ANN ARBOR, MICH. (December 16, 2016) – The Healing Our Waters-Great Lakes Coalition today urged the incoming Trump Administration to follow through on its commitment to support federal restoration efforts of the Great Lakes, which supply drinking water to more than 30 million people in the eight-state region of Ohio, Michigan, Wisconsin, New York, Minnesota, Pennsylvania, Illinois and Indiana.
The Coalition delivered a plan for 2017 Great Lakes restoration to the Trump Administration that builds on the solid foundation that has been laid over the last 10 years by Presidents George W. Bush and Barack Obama, as well as Republican and Democratic leaders in the U.S. Congress. Read the plan here.
“The Trump Administration has a great opportunity to build on the bipartisan work of the last decade on behalf of the more than 30 million people who depend on the Great Lakes for their drinking water, jobs, and way of life,” said Todd Ambs, campaign director for the Healing Our Waters-Great Lakes Coalition. “Federal Great Lakes restoration investments are producing results, but we have more work to do.
Presidential leadership has been vital to our successes to date, and we look forward to working with the Trump Administration to make sure restoring the Great Lakes remains a national priority. Scaling back our efforts will only make problems worse and more expensive to solve.”
The Healing Our Waters-Great Lakes Coalition is reaching out to the Trump Administration as the president-elect continues to build his leadership team and set his first year priorities. During the presidential campaign, a representative from the Trump campaign attended the Coalition’s annual Great Lakes restoration conference, pledging to support ongoing federal Great Lakes restoration programs.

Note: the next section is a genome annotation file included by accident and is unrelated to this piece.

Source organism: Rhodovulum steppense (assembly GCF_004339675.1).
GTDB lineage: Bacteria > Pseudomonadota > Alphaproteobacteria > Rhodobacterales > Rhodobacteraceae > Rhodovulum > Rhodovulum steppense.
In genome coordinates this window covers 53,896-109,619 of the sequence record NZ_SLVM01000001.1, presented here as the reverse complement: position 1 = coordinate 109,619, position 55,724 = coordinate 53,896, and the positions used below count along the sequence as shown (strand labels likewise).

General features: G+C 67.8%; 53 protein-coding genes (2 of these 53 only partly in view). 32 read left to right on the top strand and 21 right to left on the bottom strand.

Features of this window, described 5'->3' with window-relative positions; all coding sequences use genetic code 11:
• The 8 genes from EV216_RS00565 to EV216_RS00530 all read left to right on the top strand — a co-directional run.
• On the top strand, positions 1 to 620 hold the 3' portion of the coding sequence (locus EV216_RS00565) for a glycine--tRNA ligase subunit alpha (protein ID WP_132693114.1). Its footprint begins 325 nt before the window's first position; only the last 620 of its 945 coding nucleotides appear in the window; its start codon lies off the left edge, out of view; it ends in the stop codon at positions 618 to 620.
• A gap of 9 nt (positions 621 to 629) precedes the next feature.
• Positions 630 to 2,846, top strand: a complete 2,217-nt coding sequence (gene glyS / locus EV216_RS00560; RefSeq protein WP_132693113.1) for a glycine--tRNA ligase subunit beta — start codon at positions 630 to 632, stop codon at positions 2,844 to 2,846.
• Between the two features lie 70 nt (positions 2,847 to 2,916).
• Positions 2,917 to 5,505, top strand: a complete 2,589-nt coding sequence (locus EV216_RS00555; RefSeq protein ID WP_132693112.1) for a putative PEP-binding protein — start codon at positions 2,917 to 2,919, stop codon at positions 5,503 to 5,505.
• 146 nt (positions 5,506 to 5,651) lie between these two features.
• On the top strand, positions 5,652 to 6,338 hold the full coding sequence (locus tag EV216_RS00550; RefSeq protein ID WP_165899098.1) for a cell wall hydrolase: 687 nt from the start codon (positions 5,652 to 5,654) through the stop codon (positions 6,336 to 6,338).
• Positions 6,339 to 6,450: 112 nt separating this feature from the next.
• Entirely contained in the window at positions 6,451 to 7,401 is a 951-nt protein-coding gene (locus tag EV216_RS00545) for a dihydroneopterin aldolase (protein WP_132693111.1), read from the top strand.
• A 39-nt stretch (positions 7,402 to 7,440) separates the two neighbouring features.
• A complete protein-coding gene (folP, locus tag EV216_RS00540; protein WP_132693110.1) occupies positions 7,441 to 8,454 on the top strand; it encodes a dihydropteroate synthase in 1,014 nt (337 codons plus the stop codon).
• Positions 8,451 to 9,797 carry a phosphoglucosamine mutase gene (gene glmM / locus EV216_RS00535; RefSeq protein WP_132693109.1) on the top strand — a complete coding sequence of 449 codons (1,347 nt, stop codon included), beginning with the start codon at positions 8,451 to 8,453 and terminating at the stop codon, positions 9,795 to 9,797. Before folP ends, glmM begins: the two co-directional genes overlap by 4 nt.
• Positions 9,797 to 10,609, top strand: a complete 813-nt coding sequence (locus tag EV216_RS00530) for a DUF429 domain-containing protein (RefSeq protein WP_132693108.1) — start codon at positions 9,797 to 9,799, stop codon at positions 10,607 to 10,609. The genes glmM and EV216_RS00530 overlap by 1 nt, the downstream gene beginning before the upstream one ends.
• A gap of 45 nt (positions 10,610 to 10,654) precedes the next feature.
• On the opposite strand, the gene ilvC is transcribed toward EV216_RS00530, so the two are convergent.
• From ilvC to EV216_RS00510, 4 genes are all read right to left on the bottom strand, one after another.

The 145-member Healing Our Waters-Great Lakes Coalition is asking the Trump Administration to:
- Fund the Great Lakes Restoration Initiative at $300 million to restore fish and wildlife habitat to support outdoor recreation economy; clean up toxic pollution to uphold health and business development; fight invasive species to protect to protect recreational opportunities; and reduce runoff from farm fields and city streets to prevent harmful algal blooms.
- Fund actions to keep non-native Asian carp from entering the Great Lakes and wreaking havoc on the environment and economy in the region.
- Invest in the nation’s drinking water and wastewater infrastructure to ensure that every person in the country has access to safe, clean, and affordable water to drink and to recreate in.
- Uphold the Clean Water Act to ensure that progress in restoring the Great Lakes is not undermined by weakening bedrock laws that have been instrumental to the progress in protecting clean water in urban and rural communities across the Great Lakes region and across the United States.
- Provide leadership in helping the region meet its commitment to reduce harmful algal blooms in the Great Lakes, such as the 2014 bloom in western Lake Erie that left more than 400,000 people in the Greater Toledo, Ohio, area without safe drinking water for three days.
- Engage the public in ongoing planning and implementation of Great Lakes restoration efforts to ensure that the benefits of federal restoration efforts reach the diverse people and communities that make up the region.
Over the past seven years, the U.S. Congress has invested more than $2.2 billion to restore the Great Lakes in more than 2,900 local projects tied to a strategy developed and supported by the region’s businesses, industry, conservation leaders, tribes, mayors, states, and state and federal agencies. These projects have restored more than 150,000 acres of fish and wildlife habitat; opened up fish access to more than 3,400 miles of rivers; helped farmers—in combination with other programs—implement conservation programs on more than 1 million acres of rural working lands; and accelerated the cleanup of toxic hotspots by delisting three formerly contaminated sites. In the previous two decades before the Great Lakes Restoration Initiative, only one site identified as a toxic hotspot had been delisted.
“Federal Great Lakes restoration investments are paying off for our environment and economy,” said Chad Lord, policy director for the Healing Our Waters-Great Lakes Coalition. “We stand ready and willing to roll up our sleeves and work with the Trump Administration and U.S. Congress to keep federal Great Lakes restoration efforts on track. The people, communities and businesses in the Great Lakes are counting on us to see the job through to the end.”
The Healing Our Waters-Great Lakes Coalition consists of more than 145 environmental, conservation, outdoor recreation organizations, zoos, aquariums and museums representing millions of people, whose common goal is to restore and protect the Great Lakes. Learn more at www.healthylakes.org or follow us on Twitter @healthylakes.